Role models: women climbers of today

Posted by Katherine Schirrmacher on 14/01/2008
Lucy Creamer onsighting Pearl Powder. Photo: Tim Glasby.

More women are climbing than ever before. But just who are the really inspirational British female climbers of today? Katherine Schirrmacher has some ideas.

A few years ago I found myself in Yosemite and picked up a special edition of Rock and Ice magazine - the Women’s Issue. It was packed full of interviews and pictures of women I’d never heard of. Some living out of their trucks, some holding down high-flying jobs, others raising families. Crack specialists, boulderers and mountaineers, the lot. And all living for this strange shared passion of ours.

It made me think of our country and considering our diminutive size, the wide diversity of climbing and climbers that we can boast. Just who would be on our list, who would feature in our Women’s Issue? And now, finally, it’s led me to put together something similar, a collection of those whom I consider to be some of the most inspiring women climbers out there in Britain right now.

I wanted to profile those British women living here, those who are active right now, doing their thing on the crag, mountains or plastic. Almost every aspect of our sport and corner of the country is covered. Those not included are our resident foreign “wads” (Jude Spancken, Audrey Seguy and Mary Jenner to name but a few) and those talented ex-pats who have long flown our shores (such as Clare Murphy and Naomi Guy).

This is no ranked list, this is a collection. You may feel that deserving people have been missed out, and they probably have, as the number of women out there pushing themselves is large. But that is just all the more encouraging; female participation in the UK has grown, is still growing, and standards are increasing. Last year the BMC equity survey showed that female membership had grown to 25% - from just 16% in 2000. The women profiled here talk about themselves, their lives, lifestyles, challenges, motivations and of course their climbing. It’s interesting.

“What is the image of the woman climber?” asked Eliza Moran, Director of the American Alpine Club, in her report of the 1998 BMC International Women’s Meet. “She is anything and everything, she is always the same, and she is never the same, ” concluded the group discussion that took place on the meet that May. I was there that evening and the threads of discussion were far reaching, from motherhood to mountaineering and the media. Far gone are the days of the “Thwarted Maiden Lady” written about in 1938, where the very definition of a woman climber was someone with something lacking in their lives, such as a man! At the time of the BMC International Meet, many of the issues being discussed went straight over my head, all I wanted to do was climb. But one thing I did know is that meet was brilliant, I enjoyed every minute and found being amongst that group of women inspiring in itself.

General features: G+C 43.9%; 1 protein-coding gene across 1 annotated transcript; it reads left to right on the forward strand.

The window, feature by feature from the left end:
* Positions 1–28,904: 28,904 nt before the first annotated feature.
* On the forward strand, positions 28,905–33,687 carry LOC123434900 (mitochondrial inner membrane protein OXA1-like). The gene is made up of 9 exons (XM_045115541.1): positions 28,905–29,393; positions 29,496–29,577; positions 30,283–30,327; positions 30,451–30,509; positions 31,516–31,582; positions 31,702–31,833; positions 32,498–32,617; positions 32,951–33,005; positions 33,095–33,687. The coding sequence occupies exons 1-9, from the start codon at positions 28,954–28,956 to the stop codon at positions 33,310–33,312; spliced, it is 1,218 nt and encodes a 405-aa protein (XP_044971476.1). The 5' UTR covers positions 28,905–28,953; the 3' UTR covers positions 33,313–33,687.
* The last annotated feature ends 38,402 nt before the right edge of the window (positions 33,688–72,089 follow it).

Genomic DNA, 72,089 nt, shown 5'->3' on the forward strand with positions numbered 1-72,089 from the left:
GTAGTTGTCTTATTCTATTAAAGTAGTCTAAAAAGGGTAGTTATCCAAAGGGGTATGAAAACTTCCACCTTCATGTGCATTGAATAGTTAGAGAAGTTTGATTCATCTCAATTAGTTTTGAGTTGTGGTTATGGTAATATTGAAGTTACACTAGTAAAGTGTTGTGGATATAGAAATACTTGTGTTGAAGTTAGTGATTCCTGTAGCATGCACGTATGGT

In her interview Angela Soper talks about another, earlier, BMC women’s meet - one that she herself organised in the early 1980’s. And she proposes that it is perhaps time for another. I can’t help but agree, but the big question is, is it up to “us women”, the BMC, or both? I guess it’s like organising a girls’ night out – you can never get round to doing it, but when you do, you wonder why it’s been so long since the last one.

Last year in Summit 44, Naomi Buys took a detailed look at the women currently on the British Female Bouldering Team. That article dealt predominantly with grades and sponsorship. However the majority of women don’t climb with those things in mind and I wanted to illustrate a different angle. Sometimes the most inspirational people are not the top performers but the adventurers, the jugglers, the ones who are just out there doing it day after day. Hopefully you’ll enjoy reading not only about your favourite “superheroes”, but also some of the lesser known - but no less interesting - women of our wide sport.

Some would actually propose that there is no need for a women’s article or women’s climbing meets or indeed a women’s anything. But from where I, and many of my peers, sit, why shouldn’t women get a separate voice sometimes? We read about the top men and women all the time, but here is a rare chance to hear from a broad range. Many of the women profiled here would never begin to tell the world about their achievements – because that’s just not what British women do.

Everyone trips over themselves to be politically correct these days, but in any area where there is a minority, issues will occur. It’s as simple as that, from the world of business to climbing. Last year I wrote a series of articles for the website planetFear.com highlighting issues of lack of representation within the British climbing media (the magazines, internet, guidebooks, films, calendars etc). This included surveying the balance of female climbing imagery in the magazines (incidentally Summit was the only magazine to get its representation right with about 25% of its images featuring women). This sparked some serious online debate - some agreed with the findings, others wholeheartedly didn’t.